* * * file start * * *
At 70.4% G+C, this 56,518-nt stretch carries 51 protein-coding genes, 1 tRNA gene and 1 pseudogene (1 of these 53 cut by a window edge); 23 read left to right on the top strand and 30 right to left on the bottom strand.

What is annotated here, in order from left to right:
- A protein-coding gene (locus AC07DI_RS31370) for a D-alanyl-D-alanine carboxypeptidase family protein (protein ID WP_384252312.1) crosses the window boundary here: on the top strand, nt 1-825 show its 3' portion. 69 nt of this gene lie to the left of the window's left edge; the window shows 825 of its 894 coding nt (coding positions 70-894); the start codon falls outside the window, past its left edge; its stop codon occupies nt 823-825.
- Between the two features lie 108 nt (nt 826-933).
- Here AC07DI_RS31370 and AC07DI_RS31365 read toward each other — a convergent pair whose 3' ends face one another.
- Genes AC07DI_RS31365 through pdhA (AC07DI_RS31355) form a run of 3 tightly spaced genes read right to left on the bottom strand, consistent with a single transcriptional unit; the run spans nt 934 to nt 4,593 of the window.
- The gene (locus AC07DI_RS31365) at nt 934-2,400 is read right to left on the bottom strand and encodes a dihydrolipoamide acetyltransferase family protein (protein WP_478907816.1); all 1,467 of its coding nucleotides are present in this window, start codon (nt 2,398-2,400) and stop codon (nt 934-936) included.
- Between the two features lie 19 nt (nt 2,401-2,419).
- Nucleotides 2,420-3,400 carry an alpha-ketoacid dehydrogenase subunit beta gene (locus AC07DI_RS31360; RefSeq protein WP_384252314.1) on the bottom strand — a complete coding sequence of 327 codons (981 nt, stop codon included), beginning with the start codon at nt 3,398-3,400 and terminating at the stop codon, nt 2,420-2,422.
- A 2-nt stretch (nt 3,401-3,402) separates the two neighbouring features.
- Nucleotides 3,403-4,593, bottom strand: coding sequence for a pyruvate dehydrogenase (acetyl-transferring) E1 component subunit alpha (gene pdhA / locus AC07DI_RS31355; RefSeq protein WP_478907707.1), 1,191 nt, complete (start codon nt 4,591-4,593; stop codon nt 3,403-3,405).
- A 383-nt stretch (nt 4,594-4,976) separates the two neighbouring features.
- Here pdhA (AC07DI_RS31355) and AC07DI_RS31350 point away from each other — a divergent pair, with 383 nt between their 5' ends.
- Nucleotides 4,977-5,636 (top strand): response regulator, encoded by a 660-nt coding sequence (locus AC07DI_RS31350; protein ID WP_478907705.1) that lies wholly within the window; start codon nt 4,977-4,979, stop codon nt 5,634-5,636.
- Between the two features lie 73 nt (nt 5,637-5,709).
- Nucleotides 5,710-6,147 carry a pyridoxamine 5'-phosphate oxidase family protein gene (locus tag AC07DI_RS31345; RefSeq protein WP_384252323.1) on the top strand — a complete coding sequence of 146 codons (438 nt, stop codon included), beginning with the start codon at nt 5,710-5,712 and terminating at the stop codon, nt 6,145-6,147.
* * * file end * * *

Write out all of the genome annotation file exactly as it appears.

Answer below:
At 70.4% G+C, this 56,518-nt stretch carries 51 protein-coding genes, 1 tRNA gene and 1 pseudogene (1 of these 53 cut by a window edge); 23 read left to right on the top strand and 30 right to left on the bottom strand.

What is annotated here, in order from left to right:
- A protein-coding gene (locus AC07DI_RS31370) for a D-alanyl-D-alanine carboxypeptidase family protein (protein ID WP_384252312.1) crosses the window boundary here: on the top strand, nt 1-825 show its 3' portion. 69 nt of this gene lie to the left of the window's left edge; the window shows 825 of its 894 coding nt (coding positions 70-894); the start codon falls outside the window, past its left edge; its stop codon occupies nt 823-825.
- Between the two features lie 108 nt (nt 826-933).
- Here AC07DI_RS31370 and AC07DI_RS31365 read toward each other — a convergent pair whose 3' ends face one another.
- Genes AC07DI_RS31365 through pdhA (AC07DI_RS31355) form a run of 3 tightly spaced genes read right to left on the bottom strand, consistent with a single transcriptional unit; the run spans nt 934 to nt 4,593 of the window.
- The gene (locus AC07DI_RS31365) at nt 934-2,400 is read right to left on the bottom strand and encodes a dihydrolipoamide acetyltransferase family protein (protein WP_478907816.1); all 1,467 of its coding nucleotides are present in this window, start codon (nt 2,398-2,400) and stop codon (nt 934-936) included.
- Between the two features lie 19 nt (nt 2,401-2,419).
- Nucleotides 2,420-3,400 carry an alpha-ketoacid dehydrogenase subunit beta gene (locus AC07DI_RS31360; RefSeq protein WP_384252314.1) on the bottom strand — a complete coding sequence of 327 codons (981 nt, stop codon included), beginning with the start codon at nt 3,398-3,400 and terminating at the stop codon, nt 2,420-2,422.
- A 2-nt stretch (nt 3,401-3,402) separates the two neighbouring features.
- Nucleotides 3,403-4,593, bottom strand: coding sequence for a pyruvate dehydrogenase (acetyl-transferring) E1 component subunit alpha (gene pdhA / locus AC07DI_RS31355; RefSeq protein WP_478907707.1), 1,191 nt, complete (start codon nt 4,591-4,593; stop codon nt 3,403-3,405).
- A 383-nt stretch (nt 4,594-4,976) separates the two neighbouring features.
- Here pdhA (AC07DI_RS31355) and AC07DI_RS31350 point away from each other — a divergent pair, with 383 nt between their 5' ends.
- Nucleotides 4,977-5,636 (top strand): response regulator, encoded by a 660-nt coding sequence (locus AC07DI_RS31350; protein ID WP_478907705.1) that lies wholly within the window; start codon nt 4,977-4,979, stop codon nt 5,634-5,636.
- Between the two features lie 73 nt (nt 5,637-5,709).
- Nucleotides 5,710-6,147 carry a pyridoxamine 5'-phosphate oxidase family protein gene (locus tag AC07DI_RS31345; RefSeq protein WP_384252323.1) on the top strand — a complete coding sequence of 146 codons (438 nt, stop codon included), beginning with the start codon at nt 5,710-5,712 and terminating at the stop codon, nt 6,145-6,147.